Graduating from university is often seen as the most monumental moment of one’s educational career. Still, for Malala Yousafzai, it’s just one of many stellar accomplishments on the path to an education.

Malala graduated from Oxford University in 2020 with a degree in Philosophy, Politics, and Economics. While this achievement is commonplace in nations such as the United States, it’s a road seldom traveled for other women around the world. For Malala, in particular, it’s the result of standing up to Taliban rule years ago.

A story like Malala’s isn’t unique; it’s just a part of the mainstream now. Gender inequality in education – while declining – still impacts millions of girls around the world today.

Who is Malala?

Malala is a Pakistani woman who was born in Mingora on July 12, 1997. Her father was a teacher, which gave Malala a love for learning at a young age.

Between 2007 and 2008, Malala’s life and those of girls in the Swat Valley changed forever. The Taliban grabbed a hold in the region. They placed restrictions on various facets of life, including education. Girls were banned from attending school. In January 2008, Malala was only 11 when she had to stop attending school.

By the end of 2008, the Taliban had destroyed about 400 schools, according to The Nobel Prize’s website.

As the extremists continued strategic attacks against women’s education, Malala anonymously wrote blog entries on the BBC. She documented what life and school were like in the Swat Valley.

“I am sad watching my uniform, school bag, and geometry box. I felt hurt on opening my wardrobe and seeing my uniform, school bag, and geometry box. Boys’ schools are opening tomorrow.”

But the Taliban have banned girls’ education,” she wrote in one entry.

Malala continued her activism. She spoke of education during interviews and out in public. As her message continued to gain traction, Malala became a target of the Taliban. In October 2012, a masked gunman boarded Malala’s school bus and shot her on the left side of the head, according to Malala Fund’s website.

Malala made an eventual recovery while hospitalized in Birmingham, England. Despite the attempt on her life, Malala decided she wanted to continue fighting for women’s education. Alongside her father, she established the Malala Fund, which works to create a world where “every girl can learn and lead.” She became the youngest individual to win a Nobel Peace Prize for her work in 2014.

A Voice for All

“I tell my story, not because it is unique, but because it is not. It is the story of many girls,” Malala said in her Nobel lecture.

And it’s true. There are currently 132 million girls out of school globally, according to UNICEF. Like Malala in the Swat Valley, 34.3 million of those girls can’t attend primary school. 

The issue only gets worse the further women get in their education careers. 

Malala was able to attend the University of Oxford. Although many girls share a similar story to Malala, the similarities often stop after high school or its equivalent. According to UNICEF, only 66% of countries have achieved gender parity in primary education. That number shrinks to 45% when looking at lower secondary education and 25% for upper secondary education.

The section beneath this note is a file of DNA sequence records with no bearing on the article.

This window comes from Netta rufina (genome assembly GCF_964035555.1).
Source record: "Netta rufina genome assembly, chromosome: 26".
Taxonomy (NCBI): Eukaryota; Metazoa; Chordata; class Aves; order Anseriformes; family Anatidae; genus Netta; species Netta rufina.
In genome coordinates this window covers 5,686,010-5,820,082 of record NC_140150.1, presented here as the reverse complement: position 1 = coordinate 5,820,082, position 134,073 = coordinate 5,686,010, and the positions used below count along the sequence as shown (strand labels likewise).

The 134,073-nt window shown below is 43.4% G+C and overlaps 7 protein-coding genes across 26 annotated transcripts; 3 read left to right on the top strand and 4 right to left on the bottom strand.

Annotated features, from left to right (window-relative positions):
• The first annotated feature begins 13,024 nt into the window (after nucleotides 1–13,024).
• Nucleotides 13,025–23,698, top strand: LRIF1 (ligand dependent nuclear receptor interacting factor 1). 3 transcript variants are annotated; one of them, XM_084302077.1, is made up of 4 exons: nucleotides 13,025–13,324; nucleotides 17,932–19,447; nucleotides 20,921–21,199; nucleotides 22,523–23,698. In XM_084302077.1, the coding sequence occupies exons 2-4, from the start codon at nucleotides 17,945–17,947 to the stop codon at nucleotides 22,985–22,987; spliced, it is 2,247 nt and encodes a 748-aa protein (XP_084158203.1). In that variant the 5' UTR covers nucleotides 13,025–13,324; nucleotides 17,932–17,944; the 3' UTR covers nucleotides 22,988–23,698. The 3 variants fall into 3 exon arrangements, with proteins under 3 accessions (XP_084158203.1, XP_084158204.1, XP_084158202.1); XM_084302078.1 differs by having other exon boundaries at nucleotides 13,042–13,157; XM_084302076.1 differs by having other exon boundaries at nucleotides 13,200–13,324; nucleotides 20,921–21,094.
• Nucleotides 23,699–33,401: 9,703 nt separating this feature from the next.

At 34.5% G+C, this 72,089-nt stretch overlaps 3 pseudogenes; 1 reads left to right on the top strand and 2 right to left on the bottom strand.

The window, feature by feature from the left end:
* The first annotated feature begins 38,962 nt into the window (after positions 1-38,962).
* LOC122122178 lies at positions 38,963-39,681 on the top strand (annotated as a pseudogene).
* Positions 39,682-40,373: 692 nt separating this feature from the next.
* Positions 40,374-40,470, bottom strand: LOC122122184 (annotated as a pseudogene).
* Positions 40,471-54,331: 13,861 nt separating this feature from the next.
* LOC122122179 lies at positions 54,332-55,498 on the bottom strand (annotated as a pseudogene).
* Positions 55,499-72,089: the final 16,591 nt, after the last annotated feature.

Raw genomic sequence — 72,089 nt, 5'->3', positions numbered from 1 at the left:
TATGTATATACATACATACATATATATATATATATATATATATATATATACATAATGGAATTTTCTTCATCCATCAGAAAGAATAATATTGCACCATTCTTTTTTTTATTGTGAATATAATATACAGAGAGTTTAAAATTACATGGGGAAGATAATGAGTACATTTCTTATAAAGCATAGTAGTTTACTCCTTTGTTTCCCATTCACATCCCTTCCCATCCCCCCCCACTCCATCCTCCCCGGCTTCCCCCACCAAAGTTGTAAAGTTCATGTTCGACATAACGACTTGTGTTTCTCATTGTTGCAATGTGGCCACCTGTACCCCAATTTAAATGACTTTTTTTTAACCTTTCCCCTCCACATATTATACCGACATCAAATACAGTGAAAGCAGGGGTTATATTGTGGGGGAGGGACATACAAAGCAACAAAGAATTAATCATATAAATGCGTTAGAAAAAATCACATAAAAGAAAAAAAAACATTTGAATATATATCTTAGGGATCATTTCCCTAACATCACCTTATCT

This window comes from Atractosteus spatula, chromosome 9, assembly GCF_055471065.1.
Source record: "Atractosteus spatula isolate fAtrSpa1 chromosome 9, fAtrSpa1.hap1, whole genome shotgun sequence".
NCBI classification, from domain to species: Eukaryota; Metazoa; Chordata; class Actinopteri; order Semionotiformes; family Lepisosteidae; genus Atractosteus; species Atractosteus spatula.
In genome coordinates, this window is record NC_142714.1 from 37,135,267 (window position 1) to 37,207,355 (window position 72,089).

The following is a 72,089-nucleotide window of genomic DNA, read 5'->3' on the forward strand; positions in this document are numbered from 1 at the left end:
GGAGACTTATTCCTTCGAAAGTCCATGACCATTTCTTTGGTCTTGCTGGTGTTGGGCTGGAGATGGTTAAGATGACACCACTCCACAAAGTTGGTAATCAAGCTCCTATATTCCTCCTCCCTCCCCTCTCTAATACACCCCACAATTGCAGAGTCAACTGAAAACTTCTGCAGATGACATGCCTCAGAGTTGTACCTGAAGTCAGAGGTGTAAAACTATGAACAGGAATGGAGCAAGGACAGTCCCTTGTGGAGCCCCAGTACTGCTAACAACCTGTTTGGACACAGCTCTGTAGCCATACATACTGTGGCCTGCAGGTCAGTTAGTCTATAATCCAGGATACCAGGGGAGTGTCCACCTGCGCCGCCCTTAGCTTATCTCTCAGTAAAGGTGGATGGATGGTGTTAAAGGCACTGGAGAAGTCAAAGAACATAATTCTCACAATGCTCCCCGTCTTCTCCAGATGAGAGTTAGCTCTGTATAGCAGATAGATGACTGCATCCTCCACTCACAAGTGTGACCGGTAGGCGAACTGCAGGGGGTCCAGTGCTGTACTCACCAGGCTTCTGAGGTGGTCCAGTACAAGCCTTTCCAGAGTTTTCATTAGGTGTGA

Even when political and religious structures allow for girls to attend school, there are still other factors at play. Poverty and geographic remoteness may also deter girls from attending school, according to UNICEF. Combined with low gender parity in a nation, those factors can make it near impossible for girls to get the education they deserve.

Being in a global pandemic may further create gender parity in education. When the Ebola outbreak occurred, enrollment rates for girls in school dropped in Sierra Leone, Guinea, and Liberia, according to a report by Malala Fund. An increase in teenage pregnancy, poverty, and child labor all prevented some girls from ever returning to school. The same may become true during the COVID-19 pandemic.

Concrete Change

Malala’s story is not unique, but the results of sharing it certainly are. Her story – of the violence and restrictions placed upon girls daring to seek out education like their male peers – has pushed the conversation on education forward. It has created a global buzz.

Through her foundation, Malala works every day for women’s access to education. The fund’s key project is the Gulmakai Network. The network “supports the work of education champions in developing countries and speeds up progress towards girls’ secondary education around the world,” according to Malala Fund’s website. It currently supports efforts in Afghanistan, Brazil, India, Nigeria, Pakistan, and Syria.

Nations with higher gender parity are also not immune to the problem. However, some of them are seeing change. In the United States, women are on track to be the majority of degree-holding members in the workforce. 

This shows a historic shift in the U.S.’s culture. Women have been earning college degrees at a higher rate than men for about four decades, according to a 2019 report from NPR. However, men have held the majority of jobs that require a degree. More women are now receiving equal jobs to men and shifting away from a stay at home motherhood. 

The impacts of women in education are being realized – globally, and at so many levels. By furthering conversations, advocacy, and outreach efforts, the impacts will only continue to grow.

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